Would it be possible to use a meal-kit delivery service such as HelloFresh or some such? They can be tailored for allergies and so forth, and the caregivers could do the simple preparation needed.

The only elderly homebound person in my life ordered delivery once a day from the diner across the street. Food came hot and the accompaniments were saved for breakfast the next day (rolls, fruit cup, etc.).

The fall alert system is a MUST too. I wish you luck and strength in this journey.

Locate the Area Agency On Aging that serves your friends. Here’s a zip code locator:

It will be a one stop shop for all your questions~save you from reinventing the wheel. My local agency manages the Meals On Wheels program, yours will surely have a link to the local one, including sample menus. I am sure you will find that the meals are a a very ‘homogenized’ plain vanilla generically lower in salt and fats selection, but not customizable for allergies or health food preferences. I think of the menu as being like Lutheran church basement potluck comfort foods of decades past. A homemaker might be found through that non-profit agency who will come in and do several outs of custom menu-planning, grocery shopping and cooking for several hours once or twice a week. I had several clients who did that when I worked as a home health nurse.

That aging agency probably also runs a program for the fall alert/messaging services. Mine does. I used one for about 18 months after my brain injury. Got rid of it because there were too many false alarms, which piss off emergency services and my family contact got terminally fed up with 3am false alarms. Most of them have a monthly service fee after you purchase/lease the hardware. Before investing I would be very sure the user and their respondent would actually wear the equipment 24/7. Very few people are compliant with that. I’d estimate that only one in ten of my home nursing clients actually wore the alarm pendent or wristband. Compliance was right up there with giving up driving. Look into a smart watch set up that she could use to summon her husband, it looks normal so there is less of a tendency to leave it on the nightstand or the coffee table. Most Apple watches, for instance, can be set up to call if a fall is detected.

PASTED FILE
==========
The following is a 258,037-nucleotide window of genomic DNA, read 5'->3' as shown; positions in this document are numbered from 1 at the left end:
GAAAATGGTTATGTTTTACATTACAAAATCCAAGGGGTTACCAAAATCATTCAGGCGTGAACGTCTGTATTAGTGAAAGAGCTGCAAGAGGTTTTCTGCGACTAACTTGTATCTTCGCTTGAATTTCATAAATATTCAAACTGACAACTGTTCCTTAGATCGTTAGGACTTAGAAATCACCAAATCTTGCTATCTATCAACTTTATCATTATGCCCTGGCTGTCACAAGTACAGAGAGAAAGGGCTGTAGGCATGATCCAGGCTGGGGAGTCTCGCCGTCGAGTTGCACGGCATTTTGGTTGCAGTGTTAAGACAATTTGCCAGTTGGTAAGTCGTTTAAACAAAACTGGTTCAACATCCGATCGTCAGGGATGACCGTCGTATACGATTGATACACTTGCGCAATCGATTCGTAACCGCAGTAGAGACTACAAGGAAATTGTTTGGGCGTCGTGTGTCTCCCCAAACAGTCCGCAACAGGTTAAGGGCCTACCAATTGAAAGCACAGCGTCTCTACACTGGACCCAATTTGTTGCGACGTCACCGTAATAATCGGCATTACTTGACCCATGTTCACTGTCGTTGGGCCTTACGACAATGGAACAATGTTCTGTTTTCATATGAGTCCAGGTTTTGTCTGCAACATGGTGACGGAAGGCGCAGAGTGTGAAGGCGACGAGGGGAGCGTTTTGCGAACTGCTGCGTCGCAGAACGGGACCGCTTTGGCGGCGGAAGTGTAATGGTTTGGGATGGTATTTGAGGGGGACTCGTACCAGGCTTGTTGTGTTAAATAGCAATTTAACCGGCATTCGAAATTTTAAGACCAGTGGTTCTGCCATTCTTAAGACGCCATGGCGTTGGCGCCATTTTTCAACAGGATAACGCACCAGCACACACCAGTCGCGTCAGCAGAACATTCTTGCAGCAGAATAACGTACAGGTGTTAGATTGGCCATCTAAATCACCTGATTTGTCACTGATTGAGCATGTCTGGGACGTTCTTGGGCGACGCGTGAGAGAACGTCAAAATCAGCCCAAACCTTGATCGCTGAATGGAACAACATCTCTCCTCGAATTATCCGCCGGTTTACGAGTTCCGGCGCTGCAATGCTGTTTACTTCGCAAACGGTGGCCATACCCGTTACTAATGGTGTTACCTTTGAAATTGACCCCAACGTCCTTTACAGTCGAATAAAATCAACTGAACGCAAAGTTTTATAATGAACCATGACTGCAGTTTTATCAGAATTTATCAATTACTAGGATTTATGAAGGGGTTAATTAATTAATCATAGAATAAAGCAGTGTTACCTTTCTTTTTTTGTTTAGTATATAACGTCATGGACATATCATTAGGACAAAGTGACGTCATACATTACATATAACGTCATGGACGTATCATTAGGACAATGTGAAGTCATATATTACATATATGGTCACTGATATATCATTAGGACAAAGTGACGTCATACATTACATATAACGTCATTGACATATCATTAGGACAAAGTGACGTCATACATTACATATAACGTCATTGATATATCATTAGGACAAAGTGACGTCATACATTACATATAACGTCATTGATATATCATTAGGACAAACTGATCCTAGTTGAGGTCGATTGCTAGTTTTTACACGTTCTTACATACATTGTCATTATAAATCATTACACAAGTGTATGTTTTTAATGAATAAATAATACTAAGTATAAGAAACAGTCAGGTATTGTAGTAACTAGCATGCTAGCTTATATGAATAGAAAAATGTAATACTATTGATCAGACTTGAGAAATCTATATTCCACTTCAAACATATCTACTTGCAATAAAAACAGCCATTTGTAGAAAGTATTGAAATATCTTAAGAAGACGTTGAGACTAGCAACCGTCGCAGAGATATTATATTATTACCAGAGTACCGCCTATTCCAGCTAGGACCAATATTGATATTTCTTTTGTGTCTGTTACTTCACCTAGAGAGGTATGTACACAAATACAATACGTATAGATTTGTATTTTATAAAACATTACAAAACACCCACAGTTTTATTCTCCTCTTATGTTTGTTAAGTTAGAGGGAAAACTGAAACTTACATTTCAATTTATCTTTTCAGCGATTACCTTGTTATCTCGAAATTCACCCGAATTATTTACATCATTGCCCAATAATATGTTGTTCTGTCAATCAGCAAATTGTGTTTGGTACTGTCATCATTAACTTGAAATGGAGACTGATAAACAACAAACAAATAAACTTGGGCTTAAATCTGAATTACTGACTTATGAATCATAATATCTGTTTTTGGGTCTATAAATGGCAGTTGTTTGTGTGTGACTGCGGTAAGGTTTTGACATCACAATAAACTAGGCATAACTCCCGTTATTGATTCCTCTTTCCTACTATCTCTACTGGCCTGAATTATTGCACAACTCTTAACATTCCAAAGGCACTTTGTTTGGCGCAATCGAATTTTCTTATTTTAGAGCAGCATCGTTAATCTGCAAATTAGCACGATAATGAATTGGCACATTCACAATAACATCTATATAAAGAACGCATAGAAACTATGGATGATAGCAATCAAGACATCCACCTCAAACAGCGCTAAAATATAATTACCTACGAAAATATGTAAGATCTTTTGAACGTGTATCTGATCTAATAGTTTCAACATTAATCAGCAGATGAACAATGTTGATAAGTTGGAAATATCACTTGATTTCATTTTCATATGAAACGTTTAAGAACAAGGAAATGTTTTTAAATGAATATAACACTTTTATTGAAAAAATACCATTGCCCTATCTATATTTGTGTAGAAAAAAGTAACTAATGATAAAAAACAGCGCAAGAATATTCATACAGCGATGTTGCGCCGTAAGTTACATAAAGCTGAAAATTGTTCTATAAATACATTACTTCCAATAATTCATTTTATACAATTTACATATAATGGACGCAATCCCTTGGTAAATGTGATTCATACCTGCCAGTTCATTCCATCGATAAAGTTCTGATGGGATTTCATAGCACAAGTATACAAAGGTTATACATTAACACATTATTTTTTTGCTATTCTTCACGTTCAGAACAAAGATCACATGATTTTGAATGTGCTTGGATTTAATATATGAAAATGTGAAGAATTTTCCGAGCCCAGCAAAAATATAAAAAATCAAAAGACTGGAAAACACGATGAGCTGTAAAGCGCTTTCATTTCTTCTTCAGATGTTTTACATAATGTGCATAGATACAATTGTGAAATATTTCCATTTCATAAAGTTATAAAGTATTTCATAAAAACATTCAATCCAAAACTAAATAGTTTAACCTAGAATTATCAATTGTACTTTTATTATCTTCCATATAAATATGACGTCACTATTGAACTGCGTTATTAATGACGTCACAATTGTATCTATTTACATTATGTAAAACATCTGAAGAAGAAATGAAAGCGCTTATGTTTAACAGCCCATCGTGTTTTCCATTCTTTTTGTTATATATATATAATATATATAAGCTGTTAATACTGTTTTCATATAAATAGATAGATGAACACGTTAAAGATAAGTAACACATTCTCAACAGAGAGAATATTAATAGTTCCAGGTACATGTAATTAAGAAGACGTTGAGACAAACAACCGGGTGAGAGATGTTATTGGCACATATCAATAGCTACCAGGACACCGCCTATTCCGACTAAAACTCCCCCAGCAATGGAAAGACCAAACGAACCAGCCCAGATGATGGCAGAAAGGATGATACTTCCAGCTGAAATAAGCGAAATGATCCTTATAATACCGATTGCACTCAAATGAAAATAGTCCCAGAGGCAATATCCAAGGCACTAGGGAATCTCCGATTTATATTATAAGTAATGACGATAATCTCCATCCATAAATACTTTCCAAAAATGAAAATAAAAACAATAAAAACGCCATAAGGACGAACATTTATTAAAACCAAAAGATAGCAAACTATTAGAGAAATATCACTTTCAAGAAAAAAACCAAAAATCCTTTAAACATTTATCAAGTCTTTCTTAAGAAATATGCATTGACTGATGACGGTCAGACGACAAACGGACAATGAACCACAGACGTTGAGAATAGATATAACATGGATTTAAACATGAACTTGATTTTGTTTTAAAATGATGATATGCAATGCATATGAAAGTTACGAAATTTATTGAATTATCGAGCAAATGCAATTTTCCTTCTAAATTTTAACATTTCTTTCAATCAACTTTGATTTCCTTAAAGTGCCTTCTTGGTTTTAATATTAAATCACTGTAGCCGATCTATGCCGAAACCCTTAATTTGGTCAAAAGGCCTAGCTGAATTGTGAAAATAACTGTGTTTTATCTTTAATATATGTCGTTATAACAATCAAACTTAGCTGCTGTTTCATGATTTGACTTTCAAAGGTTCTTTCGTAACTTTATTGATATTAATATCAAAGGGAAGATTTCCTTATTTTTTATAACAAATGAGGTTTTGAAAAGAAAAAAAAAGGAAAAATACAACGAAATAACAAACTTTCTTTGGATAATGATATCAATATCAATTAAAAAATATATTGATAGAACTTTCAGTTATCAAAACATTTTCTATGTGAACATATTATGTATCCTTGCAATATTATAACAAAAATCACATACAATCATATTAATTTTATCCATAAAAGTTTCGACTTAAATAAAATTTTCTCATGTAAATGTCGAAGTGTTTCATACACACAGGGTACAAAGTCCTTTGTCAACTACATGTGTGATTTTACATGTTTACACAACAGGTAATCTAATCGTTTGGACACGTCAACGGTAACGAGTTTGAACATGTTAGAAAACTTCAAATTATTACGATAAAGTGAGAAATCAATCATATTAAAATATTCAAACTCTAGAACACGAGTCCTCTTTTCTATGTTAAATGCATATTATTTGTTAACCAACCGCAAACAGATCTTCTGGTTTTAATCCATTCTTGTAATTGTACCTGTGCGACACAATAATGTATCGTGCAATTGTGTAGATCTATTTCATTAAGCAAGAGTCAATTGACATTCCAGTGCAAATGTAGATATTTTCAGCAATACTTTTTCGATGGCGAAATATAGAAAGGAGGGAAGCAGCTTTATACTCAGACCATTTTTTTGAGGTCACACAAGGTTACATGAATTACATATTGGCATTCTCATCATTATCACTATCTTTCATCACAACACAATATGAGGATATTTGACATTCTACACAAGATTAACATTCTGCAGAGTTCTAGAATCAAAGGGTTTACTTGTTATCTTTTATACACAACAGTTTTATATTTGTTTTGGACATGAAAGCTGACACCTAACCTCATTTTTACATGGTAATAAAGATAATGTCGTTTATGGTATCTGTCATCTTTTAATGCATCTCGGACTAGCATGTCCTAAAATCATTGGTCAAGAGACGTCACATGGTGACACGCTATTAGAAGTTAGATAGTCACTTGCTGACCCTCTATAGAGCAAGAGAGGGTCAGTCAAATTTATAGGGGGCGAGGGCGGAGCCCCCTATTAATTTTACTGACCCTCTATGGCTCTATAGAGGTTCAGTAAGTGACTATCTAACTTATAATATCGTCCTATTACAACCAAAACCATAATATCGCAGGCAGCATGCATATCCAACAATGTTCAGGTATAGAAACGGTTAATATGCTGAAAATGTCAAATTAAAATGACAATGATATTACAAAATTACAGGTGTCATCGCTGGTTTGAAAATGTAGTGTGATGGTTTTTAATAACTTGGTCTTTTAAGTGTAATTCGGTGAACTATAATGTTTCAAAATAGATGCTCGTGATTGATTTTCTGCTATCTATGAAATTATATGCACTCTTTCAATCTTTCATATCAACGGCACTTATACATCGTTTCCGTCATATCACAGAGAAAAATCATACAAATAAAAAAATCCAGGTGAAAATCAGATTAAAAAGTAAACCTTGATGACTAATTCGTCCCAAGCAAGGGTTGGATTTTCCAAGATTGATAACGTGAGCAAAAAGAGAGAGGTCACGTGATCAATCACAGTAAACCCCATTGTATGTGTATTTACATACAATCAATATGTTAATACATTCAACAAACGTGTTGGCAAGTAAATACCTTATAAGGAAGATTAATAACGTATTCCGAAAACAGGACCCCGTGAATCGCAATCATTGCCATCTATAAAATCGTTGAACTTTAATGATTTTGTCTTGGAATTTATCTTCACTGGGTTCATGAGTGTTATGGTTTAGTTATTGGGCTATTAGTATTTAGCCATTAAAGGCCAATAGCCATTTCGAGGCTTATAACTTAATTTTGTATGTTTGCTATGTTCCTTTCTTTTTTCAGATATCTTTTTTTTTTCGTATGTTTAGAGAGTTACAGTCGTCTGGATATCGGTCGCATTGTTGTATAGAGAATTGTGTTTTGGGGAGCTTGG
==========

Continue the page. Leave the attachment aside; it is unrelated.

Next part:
Wishing you luck~The local Commission For The Blind will also be a comprehensive source for one stop assistance specific to low vision needs. Here’s the one for Texas:

They are excellent with technology as well as training and support services.

Thank you ThelmaLou.

Is Mary Lou a relation? I said before in other threads that things like Power of Attorney (POA), financial and health is very important for someone to have. It’s a difficult time, but having things like that lined up makes it easier for everyone.

She’s not a relative. She’s the mother of a guy I lived with in the early 70s. He and I broke up but she and I stayed close. He’s in the picture WRT her caregiving, but he lives in New England-- he and I are in touch constantly now.

Thanks. We do know about some of those. Right now I’m like the trained bear who is spinning multiple pizzas on sticks…

Best of luck ThelmaLou, and be cautious. I sort of have the same thing going on with my brother.

Oh dear…take care. :hugs:

I don’t really have any first-hand advice, but congrats to them for hanging on this long together, and thank you for trying to help them.

I would second the suggestion to look into a meal kit service. The amount of end-user preparation and cooking varies from company to company so that’s something to look into but it’s a good idea. It sounds like they are ready for the facility right now, so the sooner the wheels can get turning on that, the better.

You know, if she doesn’t really need medical attention, nor her husband, how about just hiring a standard housekeeper - cleaning, making meals. And then get one of the visiting nurse bunches to come in once a week for a general checkup? Say 5 days a week, and leaving some prepped meals in the fridge for the weekend?

That’s a good idea!

My son’s MIL (who is still fairly capable wears a watch with a fall alarm app. Once she swatted a mosquito and the watch asked if she had fallen. If she falls, the watch calls 9-1-1. She had a special lock installed on her apartment that the 9-1-1 people can open. Of course she actually wears the watch. If a person refuses, there is not much you can do.